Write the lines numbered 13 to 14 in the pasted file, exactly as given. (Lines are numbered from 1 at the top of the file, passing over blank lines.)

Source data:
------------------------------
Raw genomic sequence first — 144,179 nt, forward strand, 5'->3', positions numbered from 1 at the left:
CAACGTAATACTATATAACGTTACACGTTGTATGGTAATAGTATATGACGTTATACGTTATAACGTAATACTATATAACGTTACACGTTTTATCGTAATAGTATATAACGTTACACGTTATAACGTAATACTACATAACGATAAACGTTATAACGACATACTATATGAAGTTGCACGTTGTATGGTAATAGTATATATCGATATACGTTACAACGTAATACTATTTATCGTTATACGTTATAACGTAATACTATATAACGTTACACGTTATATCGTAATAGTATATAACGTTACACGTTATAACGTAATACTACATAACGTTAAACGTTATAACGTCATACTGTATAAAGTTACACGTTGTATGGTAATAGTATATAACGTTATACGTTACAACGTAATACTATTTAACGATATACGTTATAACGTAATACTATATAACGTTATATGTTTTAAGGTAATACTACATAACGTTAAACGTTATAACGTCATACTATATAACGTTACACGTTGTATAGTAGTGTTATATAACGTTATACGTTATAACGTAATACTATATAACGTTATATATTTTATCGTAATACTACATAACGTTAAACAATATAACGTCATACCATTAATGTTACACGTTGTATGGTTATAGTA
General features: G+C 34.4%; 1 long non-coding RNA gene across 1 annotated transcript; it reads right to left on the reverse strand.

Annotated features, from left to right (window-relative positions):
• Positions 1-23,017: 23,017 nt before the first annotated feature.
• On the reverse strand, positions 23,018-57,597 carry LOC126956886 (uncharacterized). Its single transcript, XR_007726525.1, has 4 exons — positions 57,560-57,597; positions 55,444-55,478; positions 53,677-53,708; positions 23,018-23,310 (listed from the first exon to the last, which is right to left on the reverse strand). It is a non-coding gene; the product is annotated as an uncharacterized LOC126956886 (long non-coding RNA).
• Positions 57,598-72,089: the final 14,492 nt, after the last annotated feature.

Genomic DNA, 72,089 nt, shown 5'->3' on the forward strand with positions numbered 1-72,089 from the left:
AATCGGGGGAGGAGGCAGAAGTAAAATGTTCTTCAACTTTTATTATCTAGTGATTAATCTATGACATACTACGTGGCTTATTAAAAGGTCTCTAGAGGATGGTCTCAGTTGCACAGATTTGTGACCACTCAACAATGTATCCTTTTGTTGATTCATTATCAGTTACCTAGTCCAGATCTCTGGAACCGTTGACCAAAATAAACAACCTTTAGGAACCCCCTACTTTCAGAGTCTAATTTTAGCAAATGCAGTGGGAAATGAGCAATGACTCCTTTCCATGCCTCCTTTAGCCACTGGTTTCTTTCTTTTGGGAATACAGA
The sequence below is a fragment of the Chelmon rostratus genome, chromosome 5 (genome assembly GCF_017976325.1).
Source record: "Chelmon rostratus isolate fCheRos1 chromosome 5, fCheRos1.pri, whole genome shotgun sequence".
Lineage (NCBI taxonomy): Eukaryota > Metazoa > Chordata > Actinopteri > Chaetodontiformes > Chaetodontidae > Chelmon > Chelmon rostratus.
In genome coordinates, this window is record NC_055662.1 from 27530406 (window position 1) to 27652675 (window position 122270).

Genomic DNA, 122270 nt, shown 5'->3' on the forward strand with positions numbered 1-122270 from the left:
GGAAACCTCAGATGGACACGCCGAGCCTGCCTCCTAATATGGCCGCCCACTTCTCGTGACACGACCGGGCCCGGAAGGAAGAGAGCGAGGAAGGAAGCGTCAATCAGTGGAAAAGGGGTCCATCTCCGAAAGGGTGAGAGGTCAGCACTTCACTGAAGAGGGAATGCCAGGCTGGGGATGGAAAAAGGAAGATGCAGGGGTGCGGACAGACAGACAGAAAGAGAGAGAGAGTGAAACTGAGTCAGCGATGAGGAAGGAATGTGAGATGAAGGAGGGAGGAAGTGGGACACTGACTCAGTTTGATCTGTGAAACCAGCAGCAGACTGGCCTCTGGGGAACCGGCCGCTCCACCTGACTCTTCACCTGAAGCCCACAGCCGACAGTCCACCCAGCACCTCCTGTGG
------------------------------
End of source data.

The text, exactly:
In genome coordinates, this window is record NC_055662.1 from 27530406 (window position 1) to 27652675 (window position 122270).

Genomic DNA, 122270 nt, shown 5'->3' on the forward strand with positions numbered 1-122270 from the left: